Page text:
But now I’m testing, and I can tell it’s making me crazy because my to-do list on the computer has gone from the basic weekly tasks, to a three-page word document including a million incremental steps for each task, which is attempting to control every moment of my time for the next month. I made myself stop at a month. That is at least some sign of humanity. I can also tell it’s making me crazy because I was in my office a week before my last test, and my throat suddenly hurt, and then I realized for about ten seconds I was not able to take a deep breath, and realized that although I’ve never had a panic attack, this is 100% how they start. So I stopped thinking about how I was going to fit 6 more exams in before June, and I got a cup of coffee, and I took two days off from studying.

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The Balance is Hiding

I feel a little better today.

Not because of the brutally cold winter rain taking place at the end of a brutally cold North Carolina winter, and not because the exam stress has let up; in fact, it’s gotten much worse, but I’m getting used to it. Getting up an hour early to study at my desk before work starts feels like a reasonable thing to do now, and racing home at 6 to walk the dog and study until bedtime has become more feasible, but only if I have managed to run a week’s worth of errands and make a week’s worth of meals and have a week’s worth of  work outfits ready to go during the weekend. It’s fine. It’s temporary. I hope it’s temporary.

I skimmed back over the last few posts, and wow! Someone is working through some serious architecture anger. It’s not the first time since the crash of the industry a few years back that anyone has expressed any disillusionment. It may not be the last. But the key is, I’m working through it. Fighting the process has only been making it worse, although I daresay embracing a really bad attitude has been enjoyable enough to make it more entertaining. For the record, there was a really fun post in the middle of all that, one which involved a Pie-Off and Secret Celebrity Judges and a huge party, and it was a smashing success for all concerned. About twenty-five people had pie hangovers for three days or so, but we survived to tell the story. And I DID tell the story, and I hit “publish,” and poof! Gone. It disappeared into the ether. Never to return. I was too tired to start again.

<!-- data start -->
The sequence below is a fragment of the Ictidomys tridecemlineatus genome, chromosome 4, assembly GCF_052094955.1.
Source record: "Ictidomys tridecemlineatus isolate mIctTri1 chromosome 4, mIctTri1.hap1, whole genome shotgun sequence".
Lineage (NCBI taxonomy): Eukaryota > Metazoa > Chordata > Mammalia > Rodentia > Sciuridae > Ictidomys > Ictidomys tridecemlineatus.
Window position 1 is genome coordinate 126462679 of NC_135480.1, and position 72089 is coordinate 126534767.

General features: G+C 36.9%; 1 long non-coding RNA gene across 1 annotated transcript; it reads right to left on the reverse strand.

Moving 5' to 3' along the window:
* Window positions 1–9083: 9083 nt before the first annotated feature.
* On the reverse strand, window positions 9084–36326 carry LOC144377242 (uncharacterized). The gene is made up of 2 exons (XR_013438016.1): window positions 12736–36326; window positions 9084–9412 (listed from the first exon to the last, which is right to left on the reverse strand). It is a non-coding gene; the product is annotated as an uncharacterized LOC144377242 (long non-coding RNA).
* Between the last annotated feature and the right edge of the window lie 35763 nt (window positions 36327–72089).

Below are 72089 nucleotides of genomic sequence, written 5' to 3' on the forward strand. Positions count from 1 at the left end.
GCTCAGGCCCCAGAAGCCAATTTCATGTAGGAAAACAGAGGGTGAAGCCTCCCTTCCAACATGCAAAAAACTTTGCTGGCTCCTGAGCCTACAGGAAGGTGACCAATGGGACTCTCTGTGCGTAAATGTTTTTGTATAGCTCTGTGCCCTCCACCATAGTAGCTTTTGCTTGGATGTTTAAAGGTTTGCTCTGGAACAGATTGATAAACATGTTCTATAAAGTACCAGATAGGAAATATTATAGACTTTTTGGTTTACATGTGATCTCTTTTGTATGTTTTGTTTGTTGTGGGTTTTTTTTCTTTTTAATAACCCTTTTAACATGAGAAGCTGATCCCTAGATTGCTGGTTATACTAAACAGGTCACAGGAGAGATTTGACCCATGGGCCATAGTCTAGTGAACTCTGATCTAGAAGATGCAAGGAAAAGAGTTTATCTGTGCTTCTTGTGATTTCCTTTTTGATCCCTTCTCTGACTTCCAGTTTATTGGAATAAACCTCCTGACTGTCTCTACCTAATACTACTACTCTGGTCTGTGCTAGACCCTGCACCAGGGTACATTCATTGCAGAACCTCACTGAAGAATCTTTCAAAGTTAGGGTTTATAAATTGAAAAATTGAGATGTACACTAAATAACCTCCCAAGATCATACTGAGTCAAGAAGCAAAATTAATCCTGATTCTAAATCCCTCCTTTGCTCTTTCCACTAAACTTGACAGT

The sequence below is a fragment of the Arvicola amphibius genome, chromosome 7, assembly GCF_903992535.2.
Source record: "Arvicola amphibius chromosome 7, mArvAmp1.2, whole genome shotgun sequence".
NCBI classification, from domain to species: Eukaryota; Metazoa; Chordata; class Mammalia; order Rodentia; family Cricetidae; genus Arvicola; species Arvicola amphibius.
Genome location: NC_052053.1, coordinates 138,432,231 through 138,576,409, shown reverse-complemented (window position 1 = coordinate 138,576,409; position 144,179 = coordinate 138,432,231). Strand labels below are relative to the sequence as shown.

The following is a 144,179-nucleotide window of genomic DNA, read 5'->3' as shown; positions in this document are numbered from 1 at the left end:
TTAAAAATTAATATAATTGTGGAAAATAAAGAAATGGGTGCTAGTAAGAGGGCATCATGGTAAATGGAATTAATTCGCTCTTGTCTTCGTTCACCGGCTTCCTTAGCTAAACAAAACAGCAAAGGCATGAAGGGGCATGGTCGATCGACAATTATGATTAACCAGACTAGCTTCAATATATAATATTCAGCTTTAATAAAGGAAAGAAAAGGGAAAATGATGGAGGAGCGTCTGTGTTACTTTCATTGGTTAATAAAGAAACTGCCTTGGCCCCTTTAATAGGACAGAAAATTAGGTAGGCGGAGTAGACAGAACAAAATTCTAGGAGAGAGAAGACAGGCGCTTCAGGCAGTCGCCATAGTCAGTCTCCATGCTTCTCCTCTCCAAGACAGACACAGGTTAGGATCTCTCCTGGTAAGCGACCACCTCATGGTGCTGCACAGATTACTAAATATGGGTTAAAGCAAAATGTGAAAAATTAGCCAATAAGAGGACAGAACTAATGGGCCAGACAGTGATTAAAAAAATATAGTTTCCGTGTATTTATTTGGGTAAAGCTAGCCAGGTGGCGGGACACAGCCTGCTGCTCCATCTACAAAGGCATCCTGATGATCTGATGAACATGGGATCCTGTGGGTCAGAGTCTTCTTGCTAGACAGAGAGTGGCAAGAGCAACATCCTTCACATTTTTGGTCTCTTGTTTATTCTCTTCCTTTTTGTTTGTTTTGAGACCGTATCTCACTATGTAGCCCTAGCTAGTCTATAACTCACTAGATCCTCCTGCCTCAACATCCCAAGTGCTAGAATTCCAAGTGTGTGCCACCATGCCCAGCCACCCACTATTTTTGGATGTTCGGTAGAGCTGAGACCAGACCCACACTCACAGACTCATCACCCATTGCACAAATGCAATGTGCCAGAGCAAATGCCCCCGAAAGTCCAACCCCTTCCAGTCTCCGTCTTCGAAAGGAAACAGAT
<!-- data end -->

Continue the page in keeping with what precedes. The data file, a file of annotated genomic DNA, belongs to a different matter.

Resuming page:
After the party, I picked up my books and studied some more. Did I say at one point I wasn’t even going bother talking about these tests? Oh, gentle readers, I hope you weren’t optimistic enough to fall for that. Sorry. It’s happening again.

The first exam was last Friday, and I was feeling very false-confident, fake-it-till-you-make-it about the whole thing. I put on a black leather jacket and confidence-building boots, and I went and got my nails done with the thought that, if I had to sit and type for four hours, at least I could steel myself with some reassuring Girl Armor. I chose the vampiest red they had (actually a color called Wocka Wocka, which was a big point in its favor) and then I had a very nervous lunch and downed a sixteen ounce coffee at Third Place, and went to take the exam.

Prometric Testing is not really concerned about making you feel like a Special Snowflake. In fact, you are made to feel accused and shady the whole time, and other than all of my motor vehicle infractions, I am not used to being particularly shady. It’s not pleasant. They made me take off my black leather jacket, leave it in a locker with my keys, sat me in a chair at the end of a row of people, and we scooted down one-by-one, musical chairs style, closer and closer to doom.  I wanted to turn to the guys on either side of me and say, “What are YOU in for?” but I was afraid that would get me extra monitoring from the testing staff.  When it was my turn, I was fingerprinted four times on a special keypad, security wanded, had to show that I had nothing hidden in my boots or pockets, and was told that I would be videotaped for the duration of the test.